After his death in 1816, landscape artist Francis Towne sank into obscurity. Today, 200 years on, his bold, strikingly flat and modern watercolour compositions are highly regarded and sought after. During Classic Week at Christie’s London, we present five works by Towne in the the Old Masters and British Drawings sale (5 July).
Despite being rejected by the Royal Academy 11 times and failing to win fame in London, Towne, who was born in 1739, was fairly prosperous in his lifetime. When he died, he left his vast portfolio to a former student, John Merivale.
It wasn’t until 1916 that scholarly collector Paul Oppé (1878-1957) came across the Merivale family. By chance he found Towne’s work in a cupboard, untouched for a century. Oppé used the discovery to write an article for the Walpole Society which launched Towne into the public consciousness.
Over the last century Towne’s renown has grown. His work is now in major global collections, including the Tate, the Louvre, the Rijksmuseum, and the British Museum, to whom Towne had the foresight to bequeath 75 works.
Here, Dr Richard Stephens, curator of Light, time, legacy: Francis Towne’s watercolours of Rome at the British Museum (until 14 August) sheds further light on Towne’s time and legacy.
Francis Towne (1739-1816), Inside the Colosseum, 1780. Watercolour with pen and ink, 317 x 472 mm © The Trustees of the British Museum
Who was Francis Towne, and what was his preoccupation as an artist?
Dr. Richard Stephens: I think that what Towne was doing and what he thought he was doing might have been two different things. What he thought he was doing was working in the tradition of Claude Lorrain and Richard Wilson in classical, quite academic landscapes. What he was actually doing was making very beautiful drawings with a lovely sense of line. I think he’s a really nice example of a very talented artist who lived outside of London and tried to live outside of London’s influence.
What do you mean by ‘London’s influence’?
There was a widespread criticism in Georgian society, a little bit like now, of corrupt elites and bankers, and so on. Towne was living in Exeter and developed a critique of London life. He did a lot of teaching, which didn’t help his chances of recognition in London either. To be a drawing master, in the eyes of elite artists, was just to be a kind of talentless drudge.
The funny thing was that he wasn’t living in poverty. Many artists of that era spent their lives either drunk or in penury. So Towne achieved something quite rare in being outside the charmed circle of the RA, and having at the same time become financially independent. He travelled to Rome and in Europe under his own steam, without the support of a benefactor.
There was an ideology that went with that. To be financially independent you were in nobody’s pocket. You could judge matters with truth. Towne has helped us understand a lot more about what the 18th century was for an independent artist — that it could even accommodate someone like him.
His father was a grain merchant in Richmond, so he had some money behind him. Did he receive any classical training?
He was trained in London as a coach painter. The seven-year apprenticeship cost £50, which was a lot of money. He actually learned to paint flowers because coaches in those days were decorated with floral designs. I always think that it’s through his training that he learned to play with the pen, to create flat patterns and colours that don’t have any great meaning. They’re just beautiful and elegant, and I really love that about him.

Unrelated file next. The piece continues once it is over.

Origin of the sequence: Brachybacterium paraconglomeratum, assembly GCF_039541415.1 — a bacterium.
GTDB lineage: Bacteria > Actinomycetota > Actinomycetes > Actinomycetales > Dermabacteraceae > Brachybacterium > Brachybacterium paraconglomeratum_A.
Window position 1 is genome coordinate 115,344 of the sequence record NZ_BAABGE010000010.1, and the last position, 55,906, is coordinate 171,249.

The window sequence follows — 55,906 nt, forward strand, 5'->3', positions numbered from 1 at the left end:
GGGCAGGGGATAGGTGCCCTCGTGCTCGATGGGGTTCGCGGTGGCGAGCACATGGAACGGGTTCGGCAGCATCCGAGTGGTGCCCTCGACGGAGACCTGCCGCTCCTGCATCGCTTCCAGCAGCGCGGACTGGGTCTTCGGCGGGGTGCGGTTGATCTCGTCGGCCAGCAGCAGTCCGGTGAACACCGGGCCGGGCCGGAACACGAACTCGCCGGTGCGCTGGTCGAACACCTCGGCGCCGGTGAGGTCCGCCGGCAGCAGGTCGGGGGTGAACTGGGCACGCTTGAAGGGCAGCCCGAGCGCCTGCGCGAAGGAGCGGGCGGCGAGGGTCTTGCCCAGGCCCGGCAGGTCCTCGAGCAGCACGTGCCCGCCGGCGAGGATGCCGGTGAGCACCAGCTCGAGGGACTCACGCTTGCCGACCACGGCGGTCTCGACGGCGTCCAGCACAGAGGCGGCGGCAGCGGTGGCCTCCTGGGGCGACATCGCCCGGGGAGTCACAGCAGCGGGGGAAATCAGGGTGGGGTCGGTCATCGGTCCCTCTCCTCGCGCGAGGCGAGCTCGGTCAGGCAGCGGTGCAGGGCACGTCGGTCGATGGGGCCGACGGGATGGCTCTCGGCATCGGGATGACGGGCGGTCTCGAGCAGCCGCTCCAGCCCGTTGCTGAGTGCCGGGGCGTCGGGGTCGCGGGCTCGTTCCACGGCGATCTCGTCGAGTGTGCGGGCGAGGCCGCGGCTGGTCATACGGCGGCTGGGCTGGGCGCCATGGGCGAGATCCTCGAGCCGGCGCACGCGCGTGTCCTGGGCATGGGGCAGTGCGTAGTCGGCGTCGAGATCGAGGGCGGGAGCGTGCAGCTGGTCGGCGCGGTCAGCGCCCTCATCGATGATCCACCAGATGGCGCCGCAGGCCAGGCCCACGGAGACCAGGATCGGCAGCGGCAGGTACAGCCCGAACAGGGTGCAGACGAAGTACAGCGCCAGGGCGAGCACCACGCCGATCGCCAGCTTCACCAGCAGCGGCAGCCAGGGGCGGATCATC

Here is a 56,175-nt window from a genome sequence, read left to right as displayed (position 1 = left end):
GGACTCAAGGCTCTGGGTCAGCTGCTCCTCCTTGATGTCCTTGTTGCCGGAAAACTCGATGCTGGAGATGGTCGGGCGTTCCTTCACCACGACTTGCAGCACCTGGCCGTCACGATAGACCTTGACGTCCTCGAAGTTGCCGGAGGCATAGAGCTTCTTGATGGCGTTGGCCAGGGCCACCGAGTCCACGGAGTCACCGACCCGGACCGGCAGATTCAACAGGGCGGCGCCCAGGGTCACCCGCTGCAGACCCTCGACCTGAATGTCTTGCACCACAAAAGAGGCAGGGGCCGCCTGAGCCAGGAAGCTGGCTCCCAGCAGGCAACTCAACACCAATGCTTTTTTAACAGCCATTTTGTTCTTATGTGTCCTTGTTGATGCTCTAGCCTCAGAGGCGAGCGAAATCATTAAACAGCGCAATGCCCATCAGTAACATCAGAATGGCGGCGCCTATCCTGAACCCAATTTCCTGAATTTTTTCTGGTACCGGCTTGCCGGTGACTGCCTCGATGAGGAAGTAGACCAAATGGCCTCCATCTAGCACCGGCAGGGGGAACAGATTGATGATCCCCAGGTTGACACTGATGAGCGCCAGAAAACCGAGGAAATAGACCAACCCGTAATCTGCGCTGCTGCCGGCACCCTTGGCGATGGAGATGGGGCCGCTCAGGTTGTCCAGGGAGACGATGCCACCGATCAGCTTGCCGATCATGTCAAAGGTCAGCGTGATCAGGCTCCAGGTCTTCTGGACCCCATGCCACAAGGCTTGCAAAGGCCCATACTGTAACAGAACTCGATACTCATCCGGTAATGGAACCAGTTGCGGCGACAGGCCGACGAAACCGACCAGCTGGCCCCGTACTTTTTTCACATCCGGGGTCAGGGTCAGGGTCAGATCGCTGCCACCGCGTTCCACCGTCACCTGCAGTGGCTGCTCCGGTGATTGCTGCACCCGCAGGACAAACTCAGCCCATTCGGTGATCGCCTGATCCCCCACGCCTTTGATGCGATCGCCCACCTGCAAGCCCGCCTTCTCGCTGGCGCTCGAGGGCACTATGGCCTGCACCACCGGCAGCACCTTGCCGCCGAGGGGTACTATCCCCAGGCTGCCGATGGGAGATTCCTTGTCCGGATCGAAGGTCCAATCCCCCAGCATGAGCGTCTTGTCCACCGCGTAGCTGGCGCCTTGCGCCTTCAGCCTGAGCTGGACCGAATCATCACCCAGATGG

Francis Towne (1739-1816), Near the Arco Oscuro, 1780. Watercolour with pen and ink. 318 x 470 mm © The Trustees of the British Museum
You have spent 13 years compiling his catalogue raisonné, just published in a gorgeous online archive by the Paul Mellon Centre. Tell us about the first time you saw Towne’s work.
I was 14 and the British Museum had a display of watercolours of Roman ruins. It was Arricia, one of his best-known works, which stuck in my memory. It’s a particularly good example of his very flat, economical, ‘modern’ watercolours. Unlike many pretty 18th-century watercolour landscapists his work has a lot of clarity and sharpness about it. It seems to give off a sort of energy.
Your current exhibition at the British Museum is about his time abroad, in Rome and the Alps. It’s wonderful how clearly you can see the effect it had on him.
Yes his work gets much bolder, more colourful and larger in scale. Before he went to Rome he would have drawn a ruin far away and you’d have been able to see the whole thing. But after a few months in Rome he was going right up close to it and you would see one part of a wall, so that you feel really close to it — it becomes less factual, and more impactful.
You can also see him working that way in his landscapes and his waterfalls, such as the one in the Ashmolean. You feel incredibly close to the action of the cascade.
Yes, that’s a really nice one.
Is that also where he started his bold use of shadow, splitting the page with these broad washes and contrasts that we see in his Swiss mountainscapes?
I wouldn’t say it totally started there, but yes it seemed to coalesce into something that was more powerful. I don’t know why, perhaps it was after looking at Piranesi’s prints — because they are very bold and tightly organised with huge areas of light and shade, with foregrounds that are really in your face.
Is Towne ‘having a moment’?
I hope he is. There aren’t many works by him that come on the market, but his works have risen in value massively. [A watercolour of Lake Albano achieved a record sum of £289,250 in 2010.] I hope curators and collectors who come to London for Classic Week will see the British Museum’s show, and see that Towne is a serious figure worth having in their collection.
Light, time, legacy: Francis Towne’s watercolours of Rome is at the British Museum until 14 August 2016